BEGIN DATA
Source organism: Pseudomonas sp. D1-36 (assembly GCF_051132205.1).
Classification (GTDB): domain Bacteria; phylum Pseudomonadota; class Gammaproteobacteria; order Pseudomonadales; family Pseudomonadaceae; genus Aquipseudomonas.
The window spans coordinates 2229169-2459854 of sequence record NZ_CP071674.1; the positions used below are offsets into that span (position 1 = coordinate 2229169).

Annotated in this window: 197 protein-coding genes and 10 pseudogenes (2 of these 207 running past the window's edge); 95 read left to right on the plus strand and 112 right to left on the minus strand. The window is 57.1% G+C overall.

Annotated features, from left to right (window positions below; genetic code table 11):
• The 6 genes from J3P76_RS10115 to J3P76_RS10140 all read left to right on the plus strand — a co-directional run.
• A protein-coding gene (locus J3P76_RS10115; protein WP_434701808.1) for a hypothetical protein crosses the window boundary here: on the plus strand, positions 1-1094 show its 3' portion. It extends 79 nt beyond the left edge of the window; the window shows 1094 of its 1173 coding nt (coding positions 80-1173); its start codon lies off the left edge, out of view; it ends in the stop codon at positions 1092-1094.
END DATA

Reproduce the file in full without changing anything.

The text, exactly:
Source organism: Pseudomonas sp. D1-36 (assembly GCF_051132205.1).
Classification (GTDB): domain Bacteria; phylum Pseudomonadota; class Gammaproteobacteria; order Pseudomonadales; family Pseudomonadaceae; genus Aquipseudomonas.
The window spans coordinates 2229169-2459854 of sequence record NZ_CP071674.1; the positions used below are offsets into that span (position 1 = coordinate 2229169).

Annotated in this window: 197 protein-coding genes and 10 pseudogenes (2 of these 207 running past the window's edge); 95 read left to right on the plus strand and 112 right to left on the minus strand. The window is 57.1% G+C overall.

Annotated features, from left to right (window positions below; genetic code table 11):
• The 6 genes from J3P76_RS10115 to J3P76_RS10140 all read left to right on the plus strand — a co-directional run.
• A protein-coding gene (locus J3P76_RS10115; protein WP_434701808.1) for a hypothetical protein crosses the window boundary here: on the plus strand, positions 1-1094 show its 3' portion. It extends 79 nt beyond the left edge of the window; the window shows 1094 of its 1173 coding nt (coding positions 80-1173); its start codon lies off the left edge, out of view; it ends in the stop codon at positions 1092-1094.